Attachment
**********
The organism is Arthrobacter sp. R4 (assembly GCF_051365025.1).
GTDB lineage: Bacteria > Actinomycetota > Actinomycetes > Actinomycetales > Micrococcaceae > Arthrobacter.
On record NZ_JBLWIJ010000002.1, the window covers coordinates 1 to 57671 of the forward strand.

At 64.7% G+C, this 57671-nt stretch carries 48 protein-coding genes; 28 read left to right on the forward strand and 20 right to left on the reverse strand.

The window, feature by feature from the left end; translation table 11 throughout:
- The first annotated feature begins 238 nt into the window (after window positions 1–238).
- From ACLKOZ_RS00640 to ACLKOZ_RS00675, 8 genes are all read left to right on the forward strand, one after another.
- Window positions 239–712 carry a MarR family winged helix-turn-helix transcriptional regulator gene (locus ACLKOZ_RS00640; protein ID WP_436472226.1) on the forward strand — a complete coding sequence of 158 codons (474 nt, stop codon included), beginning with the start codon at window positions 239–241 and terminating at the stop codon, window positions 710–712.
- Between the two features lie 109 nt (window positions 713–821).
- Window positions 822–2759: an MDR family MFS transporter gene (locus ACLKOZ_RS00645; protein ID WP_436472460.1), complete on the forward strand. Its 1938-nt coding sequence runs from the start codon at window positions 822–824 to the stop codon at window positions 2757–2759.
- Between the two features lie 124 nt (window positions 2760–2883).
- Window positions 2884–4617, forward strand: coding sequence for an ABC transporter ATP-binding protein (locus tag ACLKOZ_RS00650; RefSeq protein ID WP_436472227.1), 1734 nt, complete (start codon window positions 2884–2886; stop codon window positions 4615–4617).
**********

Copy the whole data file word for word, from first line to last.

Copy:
The organism is Arthrobacter sp. R4 (assembly GCF_051365025.1).
GTDB lineage: Bacteria > Actinomycetota > Actinomycetes > Actinomycetales > Micrococcaceae > Arthrobacter.
On record NZ_JBLWIJ010000002.1, the window covers coordinates 1 to 57671 of the forward strand.

At 64.7% G+C, this 57671-nt stretch carries 48 protein-coding genes; 28 read left to right on the forward strand and 20 right to left on the reverse strand.

The window, feature by feature from the left end; translation table 11 throughout:
- The first annotated feature begins 238 nt into the window (after window positions 1–238).
- From ACLKOZ_RS00640 to ACLKOZ_RS00675, 8 genes are all read left to right on the forward strand, one after another.
- Window positions 239–712 carry a MarR family winged helix-turn-helix transcriptional regulator gene (locus ACLKOZ_RS00640; protein ID WP_436472226.1) on the forward strand — a complete coding sequence of 158 codons (474 nt, stop codon included), beginning with the start codon at window positions 239–241 and terminating at the stop codon, window positions 710–712.
- Between the two features lie 109 nt (window positions 713–821).
- Window positions 822–2759: an MDR family MFS transporter gene (locus ACLKOZ_RS00645; protein ID WP_436472460.1), complete on the forward strand. Its 1938-nt coding sequence runs from the start codon at window positions 822–824 to the stop codon at window positions 2757–2759.
- Between the two features lie 124 nt (window positions 2760–2883).
- Window positions 2884–4617, forward strand: coding sequence for an ABC transporter ATP-binding protein (locus tag ACLKOZ_RS00650; RefSeq protein ID WP_436472227.1), 1734 nt, complete (start codon window positions 2884–2886; stop codon window positions 4615–4617).